Dudley Andrew studied English and Philosophy, then learned filmmaking before getting in on the ground floor just as Film Studies was taking off in the USA. His dissertation on film theorist André Bazin has funded several of his books, and has taken him frequently to France where he wrote two large histories of 1930s culture during the Popular Front era. Andrew taught Comparative Literature and Cinema Studies at Iowa for years, directing the dissertations of many of today’s leaders in Film. Coming to Yale in 2000, he chaired Comp Lit from 2009-2013. In the department he works with graduate students primarily on the French literary and philosophical milieu, or on issues that cross between Cinema and Literature (aesthetics, translation, hermeneutics, critical theory). He has consistently taught undergraduate courses in World Cinema and in adaptation, as well as seminars related to the work of Bazin, whose complete works he curates in a dedicated archive at Yale. Andrew provides a link to French film history from having had personal encounters with Truffaut, Renoir, Resnais, Rohmer and other key figures. He is an “officier de l’ordre des arts et des lettres” and received the Lifetime Achievement award from the Society for Cinema and Media Studies.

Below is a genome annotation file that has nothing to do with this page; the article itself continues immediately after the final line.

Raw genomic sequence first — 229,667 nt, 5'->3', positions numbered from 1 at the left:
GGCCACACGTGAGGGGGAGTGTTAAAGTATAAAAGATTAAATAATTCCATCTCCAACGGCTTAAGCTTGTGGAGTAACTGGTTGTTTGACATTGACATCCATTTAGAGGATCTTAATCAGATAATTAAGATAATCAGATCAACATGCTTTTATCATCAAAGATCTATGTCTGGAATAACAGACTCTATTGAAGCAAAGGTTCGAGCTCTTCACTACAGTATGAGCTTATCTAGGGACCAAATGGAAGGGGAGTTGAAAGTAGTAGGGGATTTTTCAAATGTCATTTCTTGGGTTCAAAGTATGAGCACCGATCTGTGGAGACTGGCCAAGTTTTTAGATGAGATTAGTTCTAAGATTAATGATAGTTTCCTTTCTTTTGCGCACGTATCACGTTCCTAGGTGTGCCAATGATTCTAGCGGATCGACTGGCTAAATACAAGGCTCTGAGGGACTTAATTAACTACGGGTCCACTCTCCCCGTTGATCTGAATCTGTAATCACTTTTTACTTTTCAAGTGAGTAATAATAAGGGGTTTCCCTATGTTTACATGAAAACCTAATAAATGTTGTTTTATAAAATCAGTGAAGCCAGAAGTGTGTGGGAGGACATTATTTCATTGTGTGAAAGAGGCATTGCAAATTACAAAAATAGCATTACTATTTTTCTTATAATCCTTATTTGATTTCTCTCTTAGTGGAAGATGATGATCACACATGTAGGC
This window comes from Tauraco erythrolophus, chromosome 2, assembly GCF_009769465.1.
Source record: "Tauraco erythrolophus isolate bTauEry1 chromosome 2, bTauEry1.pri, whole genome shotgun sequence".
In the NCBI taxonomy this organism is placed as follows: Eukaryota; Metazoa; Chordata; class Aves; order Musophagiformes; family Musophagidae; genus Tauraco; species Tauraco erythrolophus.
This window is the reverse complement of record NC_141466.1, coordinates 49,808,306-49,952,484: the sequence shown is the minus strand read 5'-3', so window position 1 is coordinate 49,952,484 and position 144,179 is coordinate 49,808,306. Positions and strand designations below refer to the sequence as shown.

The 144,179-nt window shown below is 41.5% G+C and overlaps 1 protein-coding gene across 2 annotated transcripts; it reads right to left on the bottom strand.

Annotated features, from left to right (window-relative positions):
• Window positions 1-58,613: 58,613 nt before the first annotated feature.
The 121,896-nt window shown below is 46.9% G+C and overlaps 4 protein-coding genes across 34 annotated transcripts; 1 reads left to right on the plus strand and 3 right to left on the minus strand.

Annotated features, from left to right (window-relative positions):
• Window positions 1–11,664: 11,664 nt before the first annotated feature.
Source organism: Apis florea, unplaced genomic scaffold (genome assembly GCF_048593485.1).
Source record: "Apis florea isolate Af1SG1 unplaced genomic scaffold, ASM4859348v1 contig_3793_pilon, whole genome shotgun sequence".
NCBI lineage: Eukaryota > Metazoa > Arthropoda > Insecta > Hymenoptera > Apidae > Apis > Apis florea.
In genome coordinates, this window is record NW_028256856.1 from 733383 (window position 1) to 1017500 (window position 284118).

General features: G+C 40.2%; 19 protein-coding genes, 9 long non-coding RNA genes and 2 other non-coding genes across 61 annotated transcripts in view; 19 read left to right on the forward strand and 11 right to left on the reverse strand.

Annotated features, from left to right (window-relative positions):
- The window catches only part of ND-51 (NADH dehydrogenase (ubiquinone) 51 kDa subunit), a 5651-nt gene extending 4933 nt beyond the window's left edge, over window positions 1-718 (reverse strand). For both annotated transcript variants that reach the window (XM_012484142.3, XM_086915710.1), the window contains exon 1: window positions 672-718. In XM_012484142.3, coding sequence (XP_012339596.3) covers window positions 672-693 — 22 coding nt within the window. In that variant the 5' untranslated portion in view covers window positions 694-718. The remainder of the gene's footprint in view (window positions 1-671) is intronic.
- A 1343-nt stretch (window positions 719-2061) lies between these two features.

B.A. University of Notre Dame, 1967
MFA Columbia University, 1969
Ph.D. University of Iowa, 1972
French Literary, Cinematic, and Philosophical Culture 1919–1989; Aesthetics and Hermeneutics; Adaptation and Translation; Film Theory and Criticism; World Film (Asia, Europe, Africa).
Opening Bazin (edited with introduction), Oxford University Press.
Winner, SCMS best Anthology Award for 2011
What Cinema Is! Bazin’s Quest and its Charge, Wiley-Blackwell, 2010.
French edition (SIC), 2014; Arabic, 2014; Chinese, 2015.
Popular Front Paris and the Poetics of Culture (with Stephen Ungar), Harvard University Press, 2005.
Mists of Regret: Culture and Sensibility in Classic French Cinema, Princeton University Press, 1995.
Works in Progress
Postwar French Intellectual Culture in the light of Cinema
French Cinema, a very short introduction